The unprotected: annual spotlight on child protection funding in humanitarian action - 2021

Children make up 50% of those affected in humanitarian crises and are disproportionately impacted by conflict and crisis. Throughout 2020 and 2021, COVID-19, conflict and climate change have been impacting children at unprecedented scale, putting them at risk and driving displacement, poverty and violence. Whilst funding for child protection is increasing, child protection consistently remains one of the most underfunded sectors in humanitarian action and funds not meeting increasing needs. Closing this gap will require collective action to change the way we think about children’s protection and its centrality to crisis response. This report highlights key areas associated with funding for child protection in humanitarian crises, including both cluster and refugee responses in 2020. A snapshot is also given for 2021 with data available as of October 2021

The COVID-19 pandemic disrupted both school bullying and cyberbullying

AUTHOR(S)
Andrew Bacher-Hicks; Joshua Goodman; Jennifer G. Green (et al.)

Institution: National Bureau of Economic Research
Published: December 2021   Journal: NBER Working Paper Series

One-fifth of U.S. high school students report being bullied each year. This study uses internet search data for real-time tracking of bullying patterns as COVID-19 disrupted in-person schooling. It first shows that, prepandemic, internet searches contain useful information about actual bullying behavior. It then shows that searches for school bullying and cyberbullying dropped 30-35 percent as schools shifted to remote learning in spring 2020. The gradual return to in-person instruction starting in fall 2020 partially returns bullying searches to pre-pandemic levels. This rare positive effect may partly explain recent mixed evidence on the pandemic’s impact on students’ mental health and well-being.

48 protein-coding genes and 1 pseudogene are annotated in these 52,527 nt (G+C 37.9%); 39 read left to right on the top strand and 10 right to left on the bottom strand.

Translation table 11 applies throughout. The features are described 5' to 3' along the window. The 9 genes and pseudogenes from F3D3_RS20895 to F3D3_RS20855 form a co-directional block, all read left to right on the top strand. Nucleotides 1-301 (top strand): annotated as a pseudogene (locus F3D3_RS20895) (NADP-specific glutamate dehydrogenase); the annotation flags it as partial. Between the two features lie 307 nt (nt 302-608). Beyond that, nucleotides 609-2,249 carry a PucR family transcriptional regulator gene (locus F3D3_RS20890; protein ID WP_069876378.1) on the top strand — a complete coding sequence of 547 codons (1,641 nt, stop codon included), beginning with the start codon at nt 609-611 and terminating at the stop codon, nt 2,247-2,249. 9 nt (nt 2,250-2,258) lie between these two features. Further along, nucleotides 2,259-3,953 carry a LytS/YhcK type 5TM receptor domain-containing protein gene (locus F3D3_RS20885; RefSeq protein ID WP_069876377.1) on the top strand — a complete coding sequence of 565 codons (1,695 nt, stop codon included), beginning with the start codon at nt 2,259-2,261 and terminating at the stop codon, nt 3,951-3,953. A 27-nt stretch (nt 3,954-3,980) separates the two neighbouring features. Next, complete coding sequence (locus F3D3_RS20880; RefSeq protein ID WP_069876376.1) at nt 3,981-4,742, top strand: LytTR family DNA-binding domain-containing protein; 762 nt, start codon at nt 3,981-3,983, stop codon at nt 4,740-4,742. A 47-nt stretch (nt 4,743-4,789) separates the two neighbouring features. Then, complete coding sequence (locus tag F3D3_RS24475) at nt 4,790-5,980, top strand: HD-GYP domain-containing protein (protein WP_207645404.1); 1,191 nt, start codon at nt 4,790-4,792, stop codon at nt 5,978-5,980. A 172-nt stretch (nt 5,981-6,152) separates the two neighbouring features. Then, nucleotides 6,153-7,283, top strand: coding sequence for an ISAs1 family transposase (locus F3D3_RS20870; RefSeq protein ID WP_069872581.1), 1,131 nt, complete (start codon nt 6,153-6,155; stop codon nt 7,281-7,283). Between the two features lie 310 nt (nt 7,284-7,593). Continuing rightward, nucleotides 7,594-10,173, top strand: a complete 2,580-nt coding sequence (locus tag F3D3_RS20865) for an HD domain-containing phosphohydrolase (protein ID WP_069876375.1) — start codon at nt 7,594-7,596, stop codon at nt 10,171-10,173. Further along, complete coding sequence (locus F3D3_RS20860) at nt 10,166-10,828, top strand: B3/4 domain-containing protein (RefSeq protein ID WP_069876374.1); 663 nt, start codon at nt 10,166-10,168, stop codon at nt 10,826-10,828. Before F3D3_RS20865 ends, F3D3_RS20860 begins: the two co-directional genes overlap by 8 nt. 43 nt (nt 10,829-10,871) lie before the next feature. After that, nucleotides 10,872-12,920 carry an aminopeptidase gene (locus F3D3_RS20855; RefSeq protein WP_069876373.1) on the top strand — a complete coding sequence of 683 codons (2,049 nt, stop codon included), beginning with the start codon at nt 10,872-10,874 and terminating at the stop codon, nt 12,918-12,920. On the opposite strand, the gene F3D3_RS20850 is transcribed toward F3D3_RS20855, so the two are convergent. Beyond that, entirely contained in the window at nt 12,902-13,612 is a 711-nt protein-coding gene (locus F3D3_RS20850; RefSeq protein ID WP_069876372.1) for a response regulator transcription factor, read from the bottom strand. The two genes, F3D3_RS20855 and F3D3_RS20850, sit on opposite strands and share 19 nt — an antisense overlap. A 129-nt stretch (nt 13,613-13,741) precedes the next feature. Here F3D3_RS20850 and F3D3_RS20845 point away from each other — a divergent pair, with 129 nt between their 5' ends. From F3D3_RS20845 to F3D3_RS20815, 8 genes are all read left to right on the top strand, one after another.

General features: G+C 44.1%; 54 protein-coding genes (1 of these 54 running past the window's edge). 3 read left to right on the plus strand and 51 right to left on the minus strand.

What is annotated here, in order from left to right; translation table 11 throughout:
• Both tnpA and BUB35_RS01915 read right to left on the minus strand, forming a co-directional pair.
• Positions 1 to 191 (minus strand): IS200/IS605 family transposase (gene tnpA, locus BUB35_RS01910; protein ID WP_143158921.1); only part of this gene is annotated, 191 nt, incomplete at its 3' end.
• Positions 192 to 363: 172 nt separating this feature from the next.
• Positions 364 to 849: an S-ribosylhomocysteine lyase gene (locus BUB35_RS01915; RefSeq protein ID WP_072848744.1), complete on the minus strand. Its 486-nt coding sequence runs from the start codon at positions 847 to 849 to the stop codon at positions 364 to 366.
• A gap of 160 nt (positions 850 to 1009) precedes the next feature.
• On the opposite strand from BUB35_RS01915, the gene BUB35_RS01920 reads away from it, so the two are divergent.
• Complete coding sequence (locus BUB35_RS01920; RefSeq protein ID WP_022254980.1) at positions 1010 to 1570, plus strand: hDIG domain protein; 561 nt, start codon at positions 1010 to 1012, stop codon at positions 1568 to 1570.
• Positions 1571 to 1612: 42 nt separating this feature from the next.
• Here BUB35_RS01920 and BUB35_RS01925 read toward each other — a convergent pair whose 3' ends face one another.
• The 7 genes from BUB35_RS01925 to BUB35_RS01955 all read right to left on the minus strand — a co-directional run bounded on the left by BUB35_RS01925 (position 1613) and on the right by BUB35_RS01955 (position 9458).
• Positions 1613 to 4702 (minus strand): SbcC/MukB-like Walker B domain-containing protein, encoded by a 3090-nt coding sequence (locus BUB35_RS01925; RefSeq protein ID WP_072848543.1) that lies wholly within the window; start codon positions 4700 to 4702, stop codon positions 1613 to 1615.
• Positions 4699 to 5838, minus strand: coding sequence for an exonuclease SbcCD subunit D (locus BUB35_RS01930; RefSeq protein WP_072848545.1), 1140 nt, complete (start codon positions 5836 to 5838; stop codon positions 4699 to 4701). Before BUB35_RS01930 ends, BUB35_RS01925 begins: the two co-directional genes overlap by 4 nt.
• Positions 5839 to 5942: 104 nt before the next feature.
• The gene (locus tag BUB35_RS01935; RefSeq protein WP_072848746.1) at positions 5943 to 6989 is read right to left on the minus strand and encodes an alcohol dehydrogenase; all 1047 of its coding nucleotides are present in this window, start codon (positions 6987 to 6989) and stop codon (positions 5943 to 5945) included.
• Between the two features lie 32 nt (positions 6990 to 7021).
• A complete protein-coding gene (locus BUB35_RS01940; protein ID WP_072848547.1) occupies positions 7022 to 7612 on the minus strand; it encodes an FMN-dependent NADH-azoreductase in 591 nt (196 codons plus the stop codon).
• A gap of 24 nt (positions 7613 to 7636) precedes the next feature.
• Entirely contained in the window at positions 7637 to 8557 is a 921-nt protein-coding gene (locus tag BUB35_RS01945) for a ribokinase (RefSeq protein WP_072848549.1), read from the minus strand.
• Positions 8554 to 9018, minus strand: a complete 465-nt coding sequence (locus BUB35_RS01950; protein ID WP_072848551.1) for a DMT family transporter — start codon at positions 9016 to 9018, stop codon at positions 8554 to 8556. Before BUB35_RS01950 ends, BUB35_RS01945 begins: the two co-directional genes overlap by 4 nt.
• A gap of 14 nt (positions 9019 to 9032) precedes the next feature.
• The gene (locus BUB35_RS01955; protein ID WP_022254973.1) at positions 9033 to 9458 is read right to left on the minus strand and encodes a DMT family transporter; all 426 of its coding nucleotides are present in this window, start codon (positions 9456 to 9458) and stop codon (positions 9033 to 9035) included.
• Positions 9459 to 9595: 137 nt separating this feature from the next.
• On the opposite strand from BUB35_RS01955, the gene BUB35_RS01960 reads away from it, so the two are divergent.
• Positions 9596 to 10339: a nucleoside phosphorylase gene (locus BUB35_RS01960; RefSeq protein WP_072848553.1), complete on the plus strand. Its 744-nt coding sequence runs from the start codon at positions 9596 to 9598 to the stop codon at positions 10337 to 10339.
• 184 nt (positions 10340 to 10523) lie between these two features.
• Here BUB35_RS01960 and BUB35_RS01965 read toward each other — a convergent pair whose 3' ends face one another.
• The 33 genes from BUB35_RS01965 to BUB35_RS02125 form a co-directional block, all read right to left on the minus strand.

COVID-19 feminist framework and biopsychosocial-spiritual perspective for social workers and mental health practitioners to manage violence, abuse, and trauma against children, women, BIPOC, and LGBTQIA+ during and post-COVID-19

AUTHOR(S)
Sonia Mukhtar

Published: December 2021   Journal: International Social Work
This article explains the integrated implementation of a COVID-19 Feminist Framework (CFF) and biopsychosocial-spiritual perspective (BPSS-P) on the inclusive equitability of social service providers, practitioners, and policy-developers on global platforms. Mechanisms of CFF and BPSS-P entail the process to address/mitigate institutional inequities, mental health issues, violation of human rights, race/sex/gender-based violence, abuse, and trauma amid COVID-19. This discourse is about raising consciousness, collective liberation, wellbeing, and equality for women, children, BIPOC, LGBTQIA+, and gender-diverse people. This article further discusses social workers and mental health practitioners’ uniqueness for short-term and long-term support for emotional, cognitive-behavioral, and psychosocial repercussions on the individual and community levels.
Evaluating child maltreatment and family violence risk during the COVID-19 pandemic: using a telehealth home visiting program as a conduit to families

AUTHOR(S)
Lindsey Rose Bullinger; Stevan Marcus; Katherine Reuben (et al.)

Published: December 2021   Journal: Infant Mental Health Journal
The COVID-19 pandemic has affected many child maltreatment risk factors and may have affected maltreatment among vulnerable families. This study surveyed 258 certified providers of an evidence-based home visiting program, SafeCare, about their perception of the impact of the pandemic on the families they serve. It examined if the providers perceived an overall change in child maltreatment and family violence risk among the families with young children they served and factors that may have contributed to changes. Regressions estimated the relationship between providers’ assessment of families’ ability to social distance, emotional struggles, and access to public resources/services with providers’ perception of child maltreatment and family violence risk in the home.
COVID-19 patient care predicts nurses' parental burnout and child abuse: mediating effects of compassion fatigue

AUTHOR(S)
Margaret C. Stevenson; Cynthia T. Schaefer; Vaishnavi M. Ravipati (et al.)

Published: December 2021   Journal: Child Abuse & Neglect

Nurses who are also parents may be at risk not only for professional compassion fatigue, but also parental burnout – a reliable and valid predictor of child abuse and neglect. In support, recent research reveals that parents' COVID-19 related stressors predicted elevated potential for child abuse (Katz and Fallon, 2021). This study explored the harmful effects of the COVID-19 pandemic on nurses' parental burnout, child abuse, and child neglect, as mediated by compassion fatigue (i.e., a combination of job burnout and secondary traumatic stress). Participants were 244 nurses (M age = 32.4; 87% female) who were parents of young children (age 12 or under) recruited via chain referral sampling.

Unemployment and child maltreatment during the COVID-19 pandemic in the Republic of Korea

AUTHOR(S)
Young Eun Kim

Published: December 2021   Journal: Child Abuse & Neglect